On 18 February, 1964, the site agent kindly extended another section near here, already partly exposed, by mechanical excavation. This section was later measured, and is shown in Fig. 1 (below). The section was incomplete (as shown by dotted lines), but the western edge of the road structure was identified with certainty, and the indications were that the eastern end of the section was within a foot or two of the road edge. The measured section shows a road width of at least 34 feet at this point. The structure was 1 foot below ground surface, and was roughly 2ft. 6in. thick over most of its width. It was mainly composed of compacted sand and gravel, fairly well stratified at the western half of the section, with some distinct narrow layers of dark staining. The structure was placed directly on the dirty brown sand layer which overlies the natural soft red sandstone, except that at the eastern half a layer of clean sand was placed below the road structure. In both the western and eastern portions a layer of red clay, up to 6in. thick, was interspersed within the pebble layers, but these two clay layers were at different depths and did not join.

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jermy excavation

Appleton Excavation - Cross-section

The section raises several problems of interpretation. .....The presence of clay layers in the actual road structure is very unusual, particularly in Cheshire. The clay layer towards the top of the western half of the section may represent a hurried repair in Roman or post-Roman times; this, however, does not tally with the low clay layer in the eastern half, unless this was part of a widening or rebuild of some kind, as suggested above. The fairly heavy layers showing dark stain are difficult to explain. These are unlikely to represent brushwood layers, as suggested by Thompson at Stretton, since the road at Appleton is descending a hill-slope on which there is no suggestion of marshy ground to negotiate. The fact that these layers occur under the clay layers may indicate decayed vegetation covered by repairing or new road construction. Another possibility is that they are equivalent to the “pan” which has been found underneath the turf rampart of the fortress at Chester. The eastern edge of the section described was at 61468547, a point roughly 80 yards NW of the NW corner of Hillcliffe Hydro building. The suggested course of the road in this area on the O.S. 6-in. sheet is thus some 20 yards too far to the west.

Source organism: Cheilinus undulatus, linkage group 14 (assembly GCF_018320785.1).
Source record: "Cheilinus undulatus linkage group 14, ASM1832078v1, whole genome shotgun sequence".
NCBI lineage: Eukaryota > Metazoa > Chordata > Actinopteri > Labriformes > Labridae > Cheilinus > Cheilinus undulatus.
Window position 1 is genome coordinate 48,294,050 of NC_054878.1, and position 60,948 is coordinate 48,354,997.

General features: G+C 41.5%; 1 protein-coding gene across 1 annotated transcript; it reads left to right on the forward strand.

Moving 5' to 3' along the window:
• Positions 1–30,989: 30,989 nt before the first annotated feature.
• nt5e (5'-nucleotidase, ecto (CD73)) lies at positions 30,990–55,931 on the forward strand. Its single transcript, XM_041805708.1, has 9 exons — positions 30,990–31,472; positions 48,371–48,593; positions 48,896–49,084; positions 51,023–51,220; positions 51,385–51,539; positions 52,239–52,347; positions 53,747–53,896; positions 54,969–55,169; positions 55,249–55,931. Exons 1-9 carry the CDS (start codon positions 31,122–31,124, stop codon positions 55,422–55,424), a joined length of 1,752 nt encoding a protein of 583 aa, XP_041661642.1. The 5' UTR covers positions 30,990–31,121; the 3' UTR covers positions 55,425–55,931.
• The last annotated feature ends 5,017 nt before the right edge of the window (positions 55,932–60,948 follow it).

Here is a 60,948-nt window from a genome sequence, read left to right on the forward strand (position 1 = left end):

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1964 excavation

Excavation by F H Thompson 1969, north of Stretton Church

Ref: Thompson, F. H., (1961). Notes on Roman roads in Cheshire. Journal of the Chester Archaeological Society 48. Vol 48, pp. 25-26.

The following is taken from the above paper:-

In March, 1960, the laying of a petrol pipe-line from the Stanlow refinery to Manchester afforded a fresh opportunity for an examination of the road structure. The pipe-trench was mechanically excavated and crossed the line of King Street, approximately at right-angles, at a point 300 yards north of Stretton Church (Nat. Grid Ref. 619831 on sheet 101). The road appeared clearly in section in the sides of the trench; it was 18 ft. wide and its western edge coincided with the hedge-line which here runs parallel with it. Beneath 9 in. of dark plough-soil a gently cambered surface of pebbles and sandstone chips rested on a layer of brown sand, 4 in. thick. This in turn rested, for rather more than half the width on the west side, on a thin black layer (? brushwood), beneath which appeared a thin layer of light grey clay, characteristic of an old ground surface on boulder clay. To the east, the under­ lying boulder-clay fell sharply away into a sand-filled ditch, presumably for drainage, though it was difficult to determine its precise dimensions in the section. On the west, there was a similar but shallower scoop; this however was filled with plough- soil and more probably represents the silted ditch associated with the hedge. The cutting of this ditch may have disturbed the west edge of the road, so that 18 ft. can only be the minimum width of the road, though it is unlikely to have been very much more.